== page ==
TM16 - Travel medicine contextual unit


Australians are keen travellers. In 2014–15, 9.2 million Australian residents departed Australia for short-term travel. The most popular destinations were New Zealand, Indonesia, the US and the United Kingdom. Thailand, China, Fiji and India were also included in the top 10 destination countries during this time period.1

Travel-related consultations are common in general practice. For registrars, these occur at an estimated rate of 1.6 per 100 encounters.2 Unfortunately, evidence suggests that the majority of individuals travelling overseas do not access medical advice before travelling. A 2013 study demonstrated that 20.2% of general practice patients had travelled abroad in the previous two years, and that 60.7% had visited at least one ‘at risk’ country, with the most common risks being hepatitis B, typhoid, hepatitis A, rabies, malaria and yellow fever. Of these individuals, 52.3% had not sought any medical advice, while 39.7% had sought advice from a general practitioner (GP).3

GPs are well placed to provide opportunistic advice to individuals who present for other issues and who are travelling overseas in the near future, and to individuals who present specifically requesting travel advice. The holistic continuity of care GPs provide for families can enable an easy route to accessing family members who may not present routinely for pre-travel vaccinations and advice. The capacity to provide quality pre-travel advice, as well as high-quality care when an individual arrives home unwell, relies on a good foundation in the core skills of general practice.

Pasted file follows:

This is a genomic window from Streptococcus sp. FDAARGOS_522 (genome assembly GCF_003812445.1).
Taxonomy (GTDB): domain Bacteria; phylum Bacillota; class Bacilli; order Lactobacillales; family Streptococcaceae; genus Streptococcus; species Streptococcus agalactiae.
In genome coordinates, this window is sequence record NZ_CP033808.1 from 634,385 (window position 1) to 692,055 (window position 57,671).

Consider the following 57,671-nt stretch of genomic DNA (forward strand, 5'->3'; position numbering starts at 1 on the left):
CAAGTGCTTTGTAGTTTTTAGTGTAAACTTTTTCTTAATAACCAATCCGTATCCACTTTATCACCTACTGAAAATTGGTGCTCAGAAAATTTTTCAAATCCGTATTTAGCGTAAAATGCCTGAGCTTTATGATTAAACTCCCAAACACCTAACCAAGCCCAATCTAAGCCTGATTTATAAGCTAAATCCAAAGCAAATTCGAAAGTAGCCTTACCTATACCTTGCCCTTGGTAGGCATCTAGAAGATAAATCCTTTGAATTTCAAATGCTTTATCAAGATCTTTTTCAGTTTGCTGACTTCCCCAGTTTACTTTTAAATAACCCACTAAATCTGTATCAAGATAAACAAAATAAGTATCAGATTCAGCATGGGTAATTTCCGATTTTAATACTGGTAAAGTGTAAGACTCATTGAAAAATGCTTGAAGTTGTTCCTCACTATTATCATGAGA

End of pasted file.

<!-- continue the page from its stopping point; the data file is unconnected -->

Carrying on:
The provision of effective pre-travel advice involves good communication skills, a patient-centred approach that acknowledges the health beliefs of the individual, and a solid understanding of disease epidemiology, principles of transmission and preventive measures for a variety of diseases endemic in a variety of destinations. Important issues to cover in pre-travel consultations may include the following.4

  • Prevention of communicable diseases through vaccination, using evidence-based best practice guidelines.  This involves having a solid understanding of vaccination requirements. For example, it requires an understanding of all travellers and individuals who are particularly at risk of exposure, such as those who may be working while overseas in health or with animals (eg with potential risks of exposure to blood-borne viruses or rabies), and an understanding of relevant processes (eg rapid catch-up regimes for hepatitis B to ensure that immunity is attained prior to travel). An understanding of allergies, prior vaccination history and pre-existing conditions that may impact ability to be vaccinated are also important.